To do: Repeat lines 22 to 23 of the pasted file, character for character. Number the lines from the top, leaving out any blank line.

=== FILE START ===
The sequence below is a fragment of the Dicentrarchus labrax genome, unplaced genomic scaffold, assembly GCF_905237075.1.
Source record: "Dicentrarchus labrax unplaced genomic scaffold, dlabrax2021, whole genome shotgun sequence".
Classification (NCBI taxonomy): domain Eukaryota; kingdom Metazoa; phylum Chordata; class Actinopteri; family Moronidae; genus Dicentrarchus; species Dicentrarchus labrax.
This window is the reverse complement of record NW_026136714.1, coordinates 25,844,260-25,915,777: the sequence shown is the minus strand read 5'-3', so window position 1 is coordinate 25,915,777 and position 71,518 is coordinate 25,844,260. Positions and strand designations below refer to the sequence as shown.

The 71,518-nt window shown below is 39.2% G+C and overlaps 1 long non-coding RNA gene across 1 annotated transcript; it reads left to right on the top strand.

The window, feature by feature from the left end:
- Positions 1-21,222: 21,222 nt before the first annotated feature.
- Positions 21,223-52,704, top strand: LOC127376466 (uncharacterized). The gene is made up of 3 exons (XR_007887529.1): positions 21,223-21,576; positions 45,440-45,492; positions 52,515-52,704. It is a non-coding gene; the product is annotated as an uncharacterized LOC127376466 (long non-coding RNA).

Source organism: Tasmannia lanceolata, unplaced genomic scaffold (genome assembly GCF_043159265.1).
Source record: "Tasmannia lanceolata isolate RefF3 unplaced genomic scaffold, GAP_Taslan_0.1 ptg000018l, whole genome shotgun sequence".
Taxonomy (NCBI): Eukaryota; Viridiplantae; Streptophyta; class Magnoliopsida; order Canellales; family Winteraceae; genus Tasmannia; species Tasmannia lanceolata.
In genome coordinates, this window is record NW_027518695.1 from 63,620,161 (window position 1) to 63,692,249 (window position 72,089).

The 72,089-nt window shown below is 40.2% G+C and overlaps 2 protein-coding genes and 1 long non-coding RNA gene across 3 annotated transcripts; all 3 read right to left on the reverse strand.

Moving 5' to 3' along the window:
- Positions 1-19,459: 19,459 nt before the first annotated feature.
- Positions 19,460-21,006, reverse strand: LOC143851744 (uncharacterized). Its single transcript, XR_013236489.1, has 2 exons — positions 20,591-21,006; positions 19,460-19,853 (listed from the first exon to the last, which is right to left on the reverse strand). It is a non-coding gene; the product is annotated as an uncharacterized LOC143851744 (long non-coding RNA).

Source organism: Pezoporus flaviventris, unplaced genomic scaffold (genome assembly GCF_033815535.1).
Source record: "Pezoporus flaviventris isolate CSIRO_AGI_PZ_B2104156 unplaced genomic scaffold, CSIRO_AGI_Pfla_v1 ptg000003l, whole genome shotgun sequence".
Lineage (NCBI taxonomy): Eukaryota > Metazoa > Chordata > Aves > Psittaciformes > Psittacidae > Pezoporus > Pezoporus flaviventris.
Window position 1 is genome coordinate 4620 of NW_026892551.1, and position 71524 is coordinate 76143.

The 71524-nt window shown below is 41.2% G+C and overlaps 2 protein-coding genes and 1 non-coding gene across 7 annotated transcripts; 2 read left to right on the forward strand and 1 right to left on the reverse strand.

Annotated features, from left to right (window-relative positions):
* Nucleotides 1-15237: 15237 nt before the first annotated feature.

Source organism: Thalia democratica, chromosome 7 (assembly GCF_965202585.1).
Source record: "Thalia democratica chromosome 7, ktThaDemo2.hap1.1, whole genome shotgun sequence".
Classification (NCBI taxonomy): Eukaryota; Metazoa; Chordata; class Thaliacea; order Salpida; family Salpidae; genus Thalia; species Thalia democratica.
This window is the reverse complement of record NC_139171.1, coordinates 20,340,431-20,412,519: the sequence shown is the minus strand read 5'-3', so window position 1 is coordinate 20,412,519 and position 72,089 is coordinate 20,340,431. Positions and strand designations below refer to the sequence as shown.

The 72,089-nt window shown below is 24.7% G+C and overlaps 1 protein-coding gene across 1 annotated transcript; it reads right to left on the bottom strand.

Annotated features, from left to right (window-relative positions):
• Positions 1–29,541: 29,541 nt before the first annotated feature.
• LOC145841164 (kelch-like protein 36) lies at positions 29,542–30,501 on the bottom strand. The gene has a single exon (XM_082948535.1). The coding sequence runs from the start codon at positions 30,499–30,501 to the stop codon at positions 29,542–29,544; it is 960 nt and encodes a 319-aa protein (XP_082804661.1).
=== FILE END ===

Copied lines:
Annotated features, from left to right (window-relative positions):
* Nucleotides 1-15237: 15237 nt before the first annotated feature.